That is the implication of a new study which shows for the first time that there is a broad range of differences in people's visual ability and that these...

Im Focus: Novel Nano-CT device creates high-resolution 3D-X-rays of tiny velvet worm legs

Computer Tomography (CT) is a standard procedure in hospitals, but so far, the technology has not been suitable for imaging extremely small objects. In PNAS, a team from the Technical University of Munich (TUM) describes a Nano-CT device that creates three-dimensional x-ray images at resolutions up to 100 nanometers. The first test application: Together with colleagues from the University of Kassel and Helmholtz-Zentrum Geesthacht the researchers analyzed the locomotory system of a velvet worm.

During a CT analysis, the object under investigation is x-rayed and a detector measures the respective amount of radiation absorbed from various angles....

Im Focus: Researchers Develop Data Bus for Quantum Computer

The quantum world is fragile; error correction codes are needed to protect the information stored in a quantum object from the deteriorating effects of noise. Quantum physicists in Innsbruck have developed a protocol to pass quantum information between differently encoded building blocks of a future quantum computer, such as processors and memories. Scientists may use this protocol in the future to build a data bus for quantum computers. The researchers have published their work in the journal Nature Communications.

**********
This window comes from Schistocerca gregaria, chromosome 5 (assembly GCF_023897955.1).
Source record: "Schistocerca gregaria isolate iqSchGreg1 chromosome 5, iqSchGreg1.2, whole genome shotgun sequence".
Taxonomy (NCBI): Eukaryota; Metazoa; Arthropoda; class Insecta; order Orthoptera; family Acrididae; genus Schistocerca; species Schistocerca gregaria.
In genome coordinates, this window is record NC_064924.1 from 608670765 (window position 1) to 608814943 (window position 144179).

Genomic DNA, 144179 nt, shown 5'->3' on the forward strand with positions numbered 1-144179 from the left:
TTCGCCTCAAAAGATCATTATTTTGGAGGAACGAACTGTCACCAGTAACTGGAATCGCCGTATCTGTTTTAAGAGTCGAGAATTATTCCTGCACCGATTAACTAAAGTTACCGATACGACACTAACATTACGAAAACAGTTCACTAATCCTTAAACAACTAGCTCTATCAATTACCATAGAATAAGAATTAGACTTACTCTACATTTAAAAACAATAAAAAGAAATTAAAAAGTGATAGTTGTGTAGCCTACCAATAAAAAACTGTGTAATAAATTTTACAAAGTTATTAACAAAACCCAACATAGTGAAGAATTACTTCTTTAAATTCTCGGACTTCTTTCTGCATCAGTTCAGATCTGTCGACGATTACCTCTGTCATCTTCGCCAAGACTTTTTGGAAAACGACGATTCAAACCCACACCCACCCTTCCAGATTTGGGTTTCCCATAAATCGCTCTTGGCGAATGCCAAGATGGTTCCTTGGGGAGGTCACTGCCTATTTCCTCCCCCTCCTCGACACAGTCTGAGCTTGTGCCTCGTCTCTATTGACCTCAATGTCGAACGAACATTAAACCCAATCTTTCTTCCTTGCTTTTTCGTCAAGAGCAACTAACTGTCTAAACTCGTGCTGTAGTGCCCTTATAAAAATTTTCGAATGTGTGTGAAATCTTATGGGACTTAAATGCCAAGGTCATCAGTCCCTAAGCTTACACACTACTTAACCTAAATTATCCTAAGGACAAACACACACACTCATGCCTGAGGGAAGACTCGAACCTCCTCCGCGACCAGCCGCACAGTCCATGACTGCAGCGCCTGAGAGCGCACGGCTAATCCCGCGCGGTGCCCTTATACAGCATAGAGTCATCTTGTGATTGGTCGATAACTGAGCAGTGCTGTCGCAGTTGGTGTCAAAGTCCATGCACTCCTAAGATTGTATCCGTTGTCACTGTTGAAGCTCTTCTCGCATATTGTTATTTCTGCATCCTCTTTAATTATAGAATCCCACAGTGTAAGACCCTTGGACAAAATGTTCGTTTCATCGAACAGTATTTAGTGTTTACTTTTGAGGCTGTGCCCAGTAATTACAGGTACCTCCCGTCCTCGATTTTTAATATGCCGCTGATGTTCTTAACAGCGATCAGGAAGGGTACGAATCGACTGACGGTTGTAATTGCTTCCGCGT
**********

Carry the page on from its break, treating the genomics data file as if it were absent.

Future quantum computers will be able to solve problems where conventional computers fail today. We are still far away from any large-scale implementation,...

Im Focus: Wrinkles give heat a jolt in pillared graphene

Rice University researchers test 3-D carbon nanostructures' thermal transport abilities

Pillared graphene would transfer heat better if the theoretical material had a few asymmetric junctions that caused wrinkles, according to Rice University...

All Focus news of the innovation-report >>>

Anzeige

Anzeige

Event News

Ecology Across Borders: International conference brings together 1,500 ecologists

15.11.2017 | Event News

Road into laboratory: Users discuss biaxial fatigue-testing for car and truck wheel

15.11.2017 | Event News

#Berlin5GWeek: The right network for Industry 4.0

30.10.2017 | Event News

 
Latest News

NASA detects solar flare pulses at Sun and Earth

17.11.2017 | Physics and Astronomy

NIST scientists discover how to switch liver cancer cell growth from 2-D to 3-D structures

17.11.2017 | Health and Medicine

The importance of biodiversity in forests could increase due to climate change

17.11.2017 | Studies and Analyses

VideoLinks
B2B-VideoLinks
More VideoLinks >>>